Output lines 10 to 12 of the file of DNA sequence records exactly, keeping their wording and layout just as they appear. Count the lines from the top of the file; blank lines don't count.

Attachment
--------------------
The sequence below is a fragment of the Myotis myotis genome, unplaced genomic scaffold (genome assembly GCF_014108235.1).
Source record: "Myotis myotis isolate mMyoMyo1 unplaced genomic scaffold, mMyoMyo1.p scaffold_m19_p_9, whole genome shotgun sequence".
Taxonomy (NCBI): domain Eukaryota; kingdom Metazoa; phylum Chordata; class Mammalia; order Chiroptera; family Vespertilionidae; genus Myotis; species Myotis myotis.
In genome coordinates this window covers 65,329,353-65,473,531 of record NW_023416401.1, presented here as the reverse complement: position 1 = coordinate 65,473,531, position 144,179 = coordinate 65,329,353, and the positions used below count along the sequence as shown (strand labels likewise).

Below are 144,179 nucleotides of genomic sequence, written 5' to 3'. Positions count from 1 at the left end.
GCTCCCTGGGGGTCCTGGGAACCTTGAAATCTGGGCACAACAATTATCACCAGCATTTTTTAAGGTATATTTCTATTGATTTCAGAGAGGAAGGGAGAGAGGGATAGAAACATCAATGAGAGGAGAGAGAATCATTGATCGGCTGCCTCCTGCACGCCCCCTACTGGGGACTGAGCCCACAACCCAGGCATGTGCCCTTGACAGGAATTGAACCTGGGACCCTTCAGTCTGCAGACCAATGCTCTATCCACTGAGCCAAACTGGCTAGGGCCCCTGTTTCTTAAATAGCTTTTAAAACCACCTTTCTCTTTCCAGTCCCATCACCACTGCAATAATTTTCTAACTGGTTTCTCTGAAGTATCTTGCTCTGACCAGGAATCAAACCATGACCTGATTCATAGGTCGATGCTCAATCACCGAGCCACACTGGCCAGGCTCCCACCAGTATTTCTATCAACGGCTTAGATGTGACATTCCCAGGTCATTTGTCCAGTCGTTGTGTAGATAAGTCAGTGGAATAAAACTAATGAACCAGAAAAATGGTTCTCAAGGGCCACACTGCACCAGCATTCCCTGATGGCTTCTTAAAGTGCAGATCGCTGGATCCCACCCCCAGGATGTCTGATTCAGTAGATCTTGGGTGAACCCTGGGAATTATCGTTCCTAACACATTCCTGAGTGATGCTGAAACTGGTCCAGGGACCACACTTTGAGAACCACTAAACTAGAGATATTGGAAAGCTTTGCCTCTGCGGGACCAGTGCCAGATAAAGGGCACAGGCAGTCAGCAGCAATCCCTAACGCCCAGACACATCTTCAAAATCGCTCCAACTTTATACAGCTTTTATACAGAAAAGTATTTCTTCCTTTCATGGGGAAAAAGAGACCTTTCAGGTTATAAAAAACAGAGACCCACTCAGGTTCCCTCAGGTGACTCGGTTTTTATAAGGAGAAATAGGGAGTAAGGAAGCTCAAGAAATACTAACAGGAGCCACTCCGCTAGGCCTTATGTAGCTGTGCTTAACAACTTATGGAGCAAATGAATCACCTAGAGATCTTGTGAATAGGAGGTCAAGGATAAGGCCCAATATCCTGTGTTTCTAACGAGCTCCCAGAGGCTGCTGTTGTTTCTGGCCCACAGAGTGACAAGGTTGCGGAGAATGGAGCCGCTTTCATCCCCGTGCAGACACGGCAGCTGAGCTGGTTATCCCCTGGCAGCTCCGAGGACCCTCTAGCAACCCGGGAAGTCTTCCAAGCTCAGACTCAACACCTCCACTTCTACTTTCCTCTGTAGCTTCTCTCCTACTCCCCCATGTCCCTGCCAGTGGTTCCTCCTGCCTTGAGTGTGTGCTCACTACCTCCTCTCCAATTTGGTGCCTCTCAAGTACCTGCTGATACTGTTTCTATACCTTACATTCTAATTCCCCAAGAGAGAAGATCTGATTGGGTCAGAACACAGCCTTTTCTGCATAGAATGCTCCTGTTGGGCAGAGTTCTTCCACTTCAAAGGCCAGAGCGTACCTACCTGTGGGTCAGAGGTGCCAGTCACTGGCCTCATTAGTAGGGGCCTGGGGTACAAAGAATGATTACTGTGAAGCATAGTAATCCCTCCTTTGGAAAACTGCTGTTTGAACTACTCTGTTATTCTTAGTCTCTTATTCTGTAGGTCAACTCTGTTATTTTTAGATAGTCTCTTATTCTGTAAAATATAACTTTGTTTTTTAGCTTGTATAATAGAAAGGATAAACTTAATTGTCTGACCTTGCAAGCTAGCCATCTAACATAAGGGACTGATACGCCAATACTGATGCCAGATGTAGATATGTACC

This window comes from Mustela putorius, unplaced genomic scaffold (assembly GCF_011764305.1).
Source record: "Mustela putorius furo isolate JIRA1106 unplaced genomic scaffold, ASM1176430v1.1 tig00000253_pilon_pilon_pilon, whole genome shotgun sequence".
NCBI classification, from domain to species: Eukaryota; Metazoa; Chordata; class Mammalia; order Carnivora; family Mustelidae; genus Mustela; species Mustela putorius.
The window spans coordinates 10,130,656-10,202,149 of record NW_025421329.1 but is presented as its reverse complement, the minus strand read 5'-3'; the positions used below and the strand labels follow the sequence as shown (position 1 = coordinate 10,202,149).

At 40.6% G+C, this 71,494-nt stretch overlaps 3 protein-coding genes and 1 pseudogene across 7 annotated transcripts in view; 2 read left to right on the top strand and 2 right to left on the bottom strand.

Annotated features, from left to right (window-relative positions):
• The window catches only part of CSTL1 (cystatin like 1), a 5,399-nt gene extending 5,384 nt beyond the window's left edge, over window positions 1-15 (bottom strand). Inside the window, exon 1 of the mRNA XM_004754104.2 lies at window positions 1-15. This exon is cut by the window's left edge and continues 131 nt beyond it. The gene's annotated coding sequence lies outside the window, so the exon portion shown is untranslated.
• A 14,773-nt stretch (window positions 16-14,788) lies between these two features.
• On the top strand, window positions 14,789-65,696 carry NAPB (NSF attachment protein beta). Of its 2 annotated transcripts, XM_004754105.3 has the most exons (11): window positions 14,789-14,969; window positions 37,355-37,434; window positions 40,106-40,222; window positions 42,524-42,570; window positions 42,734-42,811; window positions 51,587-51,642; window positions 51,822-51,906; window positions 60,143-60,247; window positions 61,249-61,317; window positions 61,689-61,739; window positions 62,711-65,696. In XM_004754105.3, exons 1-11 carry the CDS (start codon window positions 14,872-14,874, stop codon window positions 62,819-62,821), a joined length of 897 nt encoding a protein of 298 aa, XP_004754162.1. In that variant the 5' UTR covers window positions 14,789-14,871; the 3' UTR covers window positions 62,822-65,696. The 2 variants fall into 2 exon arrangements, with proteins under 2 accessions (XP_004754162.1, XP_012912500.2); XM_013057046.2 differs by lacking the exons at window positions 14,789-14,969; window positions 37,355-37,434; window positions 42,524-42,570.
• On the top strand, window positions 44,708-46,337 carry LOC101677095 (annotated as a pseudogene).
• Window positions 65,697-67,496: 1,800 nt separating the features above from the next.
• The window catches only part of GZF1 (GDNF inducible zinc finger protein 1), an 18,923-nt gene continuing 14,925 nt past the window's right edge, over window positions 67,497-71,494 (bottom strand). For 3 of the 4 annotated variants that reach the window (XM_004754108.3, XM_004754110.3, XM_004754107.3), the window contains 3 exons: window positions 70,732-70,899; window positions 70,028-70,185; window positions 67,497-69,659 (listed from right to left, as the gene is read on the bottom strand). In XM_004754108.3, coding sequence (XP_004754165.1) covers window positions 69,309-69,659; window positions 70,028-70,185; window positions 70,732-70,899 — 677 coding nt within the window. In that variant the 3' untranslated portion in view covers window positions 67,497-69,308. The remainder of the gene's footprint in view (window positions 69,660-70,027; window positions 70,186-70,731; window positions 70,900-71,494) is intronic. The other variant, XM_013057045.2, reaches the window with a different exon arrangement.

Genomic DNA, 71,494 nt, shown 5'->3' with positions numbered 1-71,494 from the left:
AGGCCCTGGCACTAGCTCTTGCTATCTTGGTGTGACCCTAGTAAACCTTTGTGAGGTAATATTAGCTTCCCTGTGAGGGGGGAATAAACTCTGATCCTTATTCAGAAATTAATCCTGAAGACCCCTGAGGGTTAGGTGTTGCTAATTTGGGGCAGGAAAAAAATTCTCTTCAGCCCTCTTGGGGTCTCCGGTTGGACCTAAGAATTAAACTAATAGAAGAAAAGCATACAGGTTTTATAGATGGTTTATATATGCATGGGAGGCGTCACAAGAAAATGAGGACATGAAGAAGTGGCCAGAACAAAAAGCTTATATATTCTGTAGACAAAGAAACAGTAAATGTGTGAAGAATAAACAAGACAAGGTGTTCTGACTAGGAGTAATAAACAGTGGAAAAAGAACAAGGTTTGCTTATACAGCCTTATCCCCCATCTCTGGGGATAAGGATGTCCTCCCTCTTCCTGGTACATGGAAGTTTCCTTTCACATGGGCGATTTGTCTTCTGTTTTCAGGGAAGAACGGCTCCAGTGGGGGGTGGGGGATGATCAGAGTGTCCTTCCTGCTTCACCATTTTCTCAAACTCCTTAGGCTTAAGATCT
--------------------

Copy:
The window spans coordinates 10,130,656-10,202,149 of record NW_025421329.1 but is presented as its reverse complement, the minus strand read 5'-3'; the positions used below and the strand labels follow the sequence as shown (position 1 = coordinate 10,202,149).

At 40.6% G+C, this 71,494-nt stretch overlaps 3 protein-coding genes and 1 pseudogene across 7 annotated transcripts in view; 2 read left to right on the top strand and 2 right to left on the bottom strand.

Annotated features, from left to right (window-relative positions):